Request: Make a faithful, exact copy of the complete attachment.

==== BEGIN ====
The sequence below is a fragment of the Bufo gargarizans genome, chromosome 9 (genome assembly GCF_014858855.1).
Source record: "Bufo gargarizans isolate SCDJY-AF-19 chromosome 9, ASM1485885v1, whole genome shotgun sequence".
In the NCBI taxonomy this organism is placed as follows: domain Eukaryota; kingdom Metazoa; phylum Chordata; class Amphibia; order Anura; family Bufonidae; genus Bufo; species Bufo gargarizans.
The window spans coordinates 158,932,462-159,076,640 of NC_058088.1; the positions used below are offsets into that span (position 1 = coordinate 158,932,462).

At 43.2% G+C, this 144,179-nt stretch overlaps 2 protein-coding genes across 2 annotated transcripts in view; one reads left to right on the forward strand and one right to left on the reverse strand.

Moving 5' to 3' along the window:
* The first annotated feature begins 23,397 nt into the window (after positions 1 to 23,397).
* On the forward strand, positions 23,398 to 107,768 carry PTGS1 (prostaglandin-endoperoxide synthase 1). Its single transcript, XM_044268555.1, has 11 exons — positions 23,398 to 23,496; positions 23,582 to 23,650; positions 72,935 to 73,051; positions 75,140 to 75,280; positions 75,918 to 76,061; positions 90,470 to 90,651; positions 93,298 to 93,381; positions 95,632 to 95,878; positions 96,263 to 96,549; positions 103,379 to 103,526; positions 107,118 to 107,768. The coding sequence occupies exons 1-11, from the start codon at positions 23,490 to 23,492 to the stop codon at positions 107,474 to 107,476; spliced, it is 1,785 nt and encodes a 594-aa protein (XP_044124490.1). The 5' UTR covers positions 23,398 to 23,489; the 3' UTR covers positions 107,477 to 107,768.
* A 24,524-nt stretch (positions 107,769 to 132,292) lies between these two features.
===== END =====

The sequence below is a fragment of the Bufo gargarizans genome, chromosome 9 (genome assembly GCF_014858855.1).
Source record: "Bufo gargarizans isolate SCDJY-AF-19 chromosome 9, ASM1485885v1, whole genome shotgun sequence".
In the NCBI taxonomy this organism is placed as follows: domain Eukaryota; kingdom Metazoa; phylum Chordata; class Amphibia; order Anura; family Bufonidae; genus Bufo; species Bufo gargarizans.
The window spans coordinates 158,932,462-159,076,640 of NC_058088.1; the positions used below are offsets into that span (position 1 = coordinate 158,932,462).

At 43.2% G+C, this 144,179-nt stretch overlaps 2 protein-coding genes across 2 annotated transcripts in view; one reads left to right on the forward strand and one right to left on the reverse strand.

Moving 5' to 3' along the window:
* The first annotated feature begins 23,397 nt into the window (after positions 1 to 23,397).
* On the forward strand, positions 23,398 to 107,768 carry PTGS1 (prostaglandin-endoperoxide synthase 1). Its single transcript, XM_044268555.1, has 11 exons — positions 23,398 to 23,496; positions 23,582 to 23,650; positions 72,935 to 73,051; positions 75,140 to 75,280; positions 75,918 to 76,061; positions 90,470 to 90,651; positions 93,298 to 93,381; positions 95,632 to 95,878; positions 96,263 to 96,549; positions 103,379 to 103,526; positions 107,118 to 107,768. The coding sequence occupies exons 1-11, from the start codon at positions 23,490 to 23,492 to the stop codon at positions 107,474 to 107,476; spliced, it is 1,785 nt and encodes a 594-aa protein (XP_044124490.1). The 5' UTR covers positions 23,398 to 23,489; the 3' UTR covers positions 107,477 to 107,768.
* A 24,524-nt stretch (positions 107,769 to 132,292) lies between these two features.